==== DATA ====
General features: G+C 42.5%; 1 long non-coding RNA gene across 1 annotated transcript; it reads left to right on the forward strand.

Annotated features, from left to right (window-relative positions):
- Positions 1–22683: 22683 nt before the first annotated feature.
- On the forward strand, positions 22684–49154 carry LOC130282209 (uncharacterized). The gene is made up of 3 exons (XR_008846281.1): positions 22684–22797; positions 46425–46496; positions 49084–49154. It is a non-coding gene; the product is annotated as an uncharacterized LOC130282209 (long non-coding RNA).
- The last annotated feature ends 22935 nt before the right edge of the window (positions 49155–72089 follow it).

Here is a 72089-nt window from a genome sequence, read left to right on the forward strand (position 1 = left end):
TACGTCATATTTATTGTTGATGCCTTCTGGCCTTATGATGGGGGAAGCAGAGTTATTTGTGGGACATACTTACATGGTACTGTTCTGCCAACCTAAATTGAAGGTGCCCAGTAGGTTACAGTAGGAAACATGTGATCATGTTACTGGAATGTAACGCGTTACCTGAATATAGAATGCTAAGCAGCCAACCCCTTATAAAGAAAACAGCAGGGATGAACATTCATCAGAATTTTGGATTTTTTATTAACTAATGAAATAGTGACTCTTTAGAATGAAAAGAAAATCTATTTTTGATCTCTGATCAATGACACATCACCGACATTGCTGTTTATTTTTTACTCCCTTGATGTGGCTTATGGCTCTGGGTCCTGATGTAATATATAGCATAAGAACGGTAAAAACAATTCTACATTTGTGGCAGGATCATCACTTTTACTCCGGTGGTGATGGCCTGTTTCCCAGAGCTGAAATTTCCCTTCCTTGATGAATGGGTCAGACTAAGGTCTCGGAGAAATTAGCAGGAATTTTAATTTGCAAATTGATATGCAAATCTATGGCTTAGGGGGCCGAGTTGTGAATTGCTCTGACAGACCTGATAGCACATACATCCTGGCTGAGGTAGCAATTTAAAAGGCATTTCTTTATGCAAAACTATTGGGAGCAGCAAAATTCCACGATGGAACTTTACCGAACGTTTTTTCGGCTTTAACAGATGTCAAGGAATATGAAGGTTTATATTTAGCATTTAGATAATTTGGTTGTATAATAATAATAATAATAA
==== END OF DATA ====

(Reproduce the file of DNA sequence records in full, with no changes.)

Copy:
General features: G+C 42.5%; 1 long non-coding RNA gene across 1 annotated transcript; it reads left to right on the forward strand.

Annotated features, from left to right (window-relative positions):
- Positions 1–22683: 22683 nt before the first annotated feature.
- On the forward strand, positions 22684–49154 carry LOC130282209 (uncharacterized). The gene is made up of 3 exons (XR_008846281.1): positions 22684–22797; positions 46425–46496; positions 49084–49154. It is a non-coding gene; the product is annotated as an uncharacterized LOC130282209 (long non-coding RNA).
- The last annotated feature ends 22935 nt before the right edge of the window (positions 49155–72089 follow it).

Here is a 72089-nt window from a genome sequence, read left to right on the forward strand (position 1 = left end):
TACGTCATATTTATTGTTGATGCCTTCTGGCCTTATGATGGGGGAAGCAGAGTTATTTGTGGGACATACTTACATGGTACTGTTCTGCCAACCTAAATTGAAGGTGCCCAGTAGGTTACAGTAGGAAACATGTGATCATGTTACTGGAATGTAACGCGTTACCTGAATATAGAATGCTAAGCAGCCAACCCCTTATAAAGAAAACAGCAGGGATGAACATTCATCAGAATTTTGGATTTTTTATTAACTAATGAAATAGTGACTCTTTAGAATGAAAAGAAAATCTATTTTTGATCTCTGATCAATGACACATCACCGACATTGCTGTTTATTTTTTACTCCCTTGATGTGGCTTATGGCTCTGGGTCCTGATGTAATATATAGCATAAGAACGGTAAAAACAATTCTACATTTGTGGCAGGATCATCACTTTTACTCCGGTGGTGATGGCCTGTTTCCCAGAGCTGAAATTTCCCTTCCTTGATGAATGGGTCAGACTAAGGTCTCGGAGAAATTAGCAGGAATTTTAATTTGCAAATTGATATGCAAATCTATGGCTTAGGGGGCCGAGTTGTGAATTGCTCTGACAGACCTGATAGCACATACATCCTGGCTGAGGTAGCAATTTAAAAGGCATTTCTTTATGCAAAACTATTGGGAGCAGCAAAATTCCACGATGGAACTTTACCGAACGTTTTTTCGGCTTTAACAGATGTCAAGGAATATGAAGGTTTATATTTAGCATTTAGATAATTTGGTTGTATAATAATAATAATAATAA